Prince Williams ends military career for royal, charitable duties
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The 31-year-old second-in-line to Britain's throne will now focus on royal duties and charity work together with wife Kate Middleton, a spokesperson for the couple's Kensington Palace home said here today.
"He will expand his work in the field of conservation, particularly in respect of endangered species. The duke will continue to work with his charities on issues relating to children and young people, veterans and serving members of the armed forces," the spokesperson said. Prince William is currently considering a number of options for public service, the spokesperson added, with a further announcement to follow in due course.
The Duke of Cambridge, Queen Elizabeth II's grandson, completed his final shift as an RAF search and rescue pilot on Tuesday, ending his three-year posting on Anglesey. He will continue to carry out royal engagements but is not expected to increase his number of public duties.
The Duke and Duchess of Cambridge and their July-born son Prince George are expected to move into their official residence at Kensington Palace within the next few weeks from Anglesey, the Welsh base where William was stationed as Flight Lieutenant William Wales.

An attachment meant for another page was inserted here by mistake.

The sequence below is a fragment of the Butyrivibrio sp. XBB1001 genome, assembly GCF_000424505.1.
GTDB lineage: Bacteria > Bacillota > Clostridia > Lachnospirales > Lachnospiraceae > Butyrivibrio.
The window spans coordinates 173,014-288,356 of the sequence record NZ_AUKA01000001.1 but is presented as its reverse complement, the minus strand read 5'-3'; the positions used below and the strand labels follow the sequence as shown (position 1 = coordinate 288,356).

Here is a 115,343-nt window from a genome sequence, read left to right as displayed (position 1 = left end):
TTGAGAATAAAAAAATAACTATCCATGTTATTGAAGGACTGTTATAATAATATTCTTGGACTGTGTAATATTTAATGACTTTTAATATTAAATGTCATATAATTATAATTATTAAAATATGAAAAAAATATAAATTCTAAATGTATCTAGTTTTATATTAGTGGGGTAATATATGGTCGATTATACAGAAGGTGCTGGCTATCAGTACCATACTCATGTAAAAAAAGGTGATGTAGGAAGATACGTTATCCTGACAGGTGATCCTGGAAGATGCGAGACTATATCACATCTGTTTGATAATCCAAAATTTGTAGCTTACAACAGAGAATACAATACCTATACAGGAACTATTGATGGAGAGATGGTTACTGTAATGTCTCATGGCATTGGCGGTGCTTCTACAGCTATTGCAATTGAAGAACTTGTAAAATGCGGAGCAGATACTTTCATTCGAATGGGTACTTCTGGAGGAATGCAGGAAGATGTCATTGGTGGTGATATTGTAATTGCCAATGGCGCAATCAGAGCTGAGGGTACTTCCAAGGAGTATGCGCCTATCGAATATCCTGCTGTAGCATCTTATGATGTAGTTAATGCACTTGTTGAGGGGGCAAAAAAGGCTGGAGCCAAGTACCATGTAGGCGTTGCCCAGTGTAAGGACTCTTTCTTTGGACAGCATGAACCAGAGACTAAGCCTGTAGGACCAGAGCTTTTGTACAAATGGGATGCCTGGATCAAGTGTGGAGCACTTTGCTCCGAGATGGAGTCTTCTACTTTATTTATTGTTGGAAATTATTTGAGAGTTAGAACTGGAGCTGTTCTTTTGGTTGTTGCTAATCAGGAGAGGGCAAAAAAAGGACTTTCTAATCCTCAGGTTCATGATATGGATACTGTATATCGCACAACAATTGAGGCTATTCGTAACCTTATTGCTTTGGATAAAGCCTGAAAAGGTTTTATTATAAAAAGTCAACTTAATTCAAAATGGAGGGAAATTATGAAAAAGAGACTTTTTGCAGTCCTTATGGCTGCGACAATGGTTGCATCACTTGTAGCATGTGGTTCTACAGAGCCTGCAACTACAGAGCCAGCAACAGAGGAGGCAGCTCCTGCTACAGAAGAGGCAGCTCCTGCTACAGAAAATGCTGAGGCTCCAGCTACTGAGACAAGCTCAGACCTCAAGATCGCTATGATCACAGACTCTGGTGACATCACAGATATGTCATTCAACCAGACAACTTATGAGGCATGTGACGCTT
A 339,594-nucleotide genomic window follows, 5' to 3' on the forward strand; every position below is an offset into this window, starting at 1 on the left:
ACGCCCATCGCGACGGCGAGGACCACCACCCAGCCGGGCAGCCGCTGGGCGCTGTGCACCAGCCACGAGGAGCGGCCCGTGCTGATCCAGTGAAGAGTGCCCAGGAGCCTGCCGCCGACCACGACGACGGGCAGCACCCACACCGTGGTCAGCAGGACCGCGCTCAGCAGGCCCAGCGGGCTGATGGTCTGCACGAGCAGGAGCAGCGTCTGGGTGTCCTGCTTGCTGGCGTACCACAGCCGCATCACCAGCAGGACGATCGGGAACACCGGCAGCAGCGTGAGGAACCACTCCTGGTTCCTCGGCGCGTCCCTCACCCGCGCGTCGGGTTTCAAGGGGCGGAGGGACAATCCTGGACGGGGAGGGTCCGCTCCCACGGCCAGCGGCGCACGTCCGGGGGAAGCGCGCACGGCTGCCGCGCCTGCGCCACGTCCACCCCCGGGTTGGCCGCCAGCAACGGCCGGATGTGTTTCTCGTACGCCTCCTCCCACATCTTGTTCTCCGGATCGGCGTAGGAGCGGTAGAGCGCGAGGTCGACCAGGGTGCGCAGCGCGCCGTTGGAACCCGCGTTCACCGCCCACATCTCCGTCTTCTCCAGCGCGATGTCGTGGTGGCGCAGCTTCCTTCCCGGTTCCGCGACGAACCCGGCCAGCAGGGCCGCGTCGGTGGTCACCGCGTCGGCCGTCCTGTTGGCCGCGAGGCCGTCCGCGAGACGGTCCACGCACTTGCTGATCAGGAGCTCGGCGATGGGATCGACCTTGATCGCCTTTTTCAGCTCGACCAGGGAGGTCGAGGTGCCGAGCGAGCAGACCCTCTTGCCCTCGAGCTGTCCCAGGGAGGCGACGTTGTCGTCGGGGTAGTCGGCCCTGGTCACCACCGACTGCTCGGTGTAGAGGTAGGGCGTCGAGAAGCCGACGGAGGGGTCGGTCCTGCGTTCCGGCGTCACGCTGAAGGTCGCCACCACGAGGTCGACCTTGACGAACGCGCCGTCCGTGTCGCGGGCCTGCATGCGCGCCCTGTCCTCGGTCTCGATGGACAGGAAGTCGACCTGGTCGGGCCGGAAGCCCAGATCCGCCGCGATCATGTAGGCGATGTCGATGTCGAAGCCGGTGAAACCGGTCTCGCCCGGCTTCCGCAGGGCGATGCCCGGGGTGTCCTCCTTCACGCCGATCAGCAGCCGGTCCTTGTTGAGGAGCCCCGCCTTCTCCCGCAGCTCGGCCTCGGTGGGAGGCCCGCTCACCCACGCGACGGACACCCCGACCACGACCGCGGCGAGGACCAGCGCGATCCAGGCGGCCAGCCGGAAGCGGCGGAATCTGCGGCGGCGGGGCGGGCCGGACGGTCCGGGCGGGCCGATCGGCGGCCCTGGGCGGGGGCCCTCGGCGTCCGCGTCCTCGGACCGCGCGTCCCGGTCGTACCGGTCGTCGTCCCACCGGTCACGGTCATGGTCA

His flying career followed that of all newly-graduated pilots, serving initially as a co-pilot before progressing through a range of qualifications to become an operational aircraft Captain in May 2012.
Since first joining the RAF, William has amassed a total of 1,301 flying hours in a variety of aircraft types, including the Tucano fixed-wing training aircraft, followed by more flying in the Squirrel, Griffin and Sea King helicopters. Air Chief Marshal, Sir Andrew Pulford, Chief of the UK's Air Staff, praised the duke's work in the air force.
Sir Andrew said Flight Lieutenant Wales had been an "integral" part of the RAF's search and rescue force, "often in the most demanding of conditions, (he) has contributed directly to saving lives in the mountains of North Wales and from the ravages of the Irish Sea.
"He has earned the respect of all who have worked with him as a highly professional and competent pilot," he said. As part of a farewell speech at an Anglesey Show last month, William had thanked the island's people for being so welcoming to him and his wife.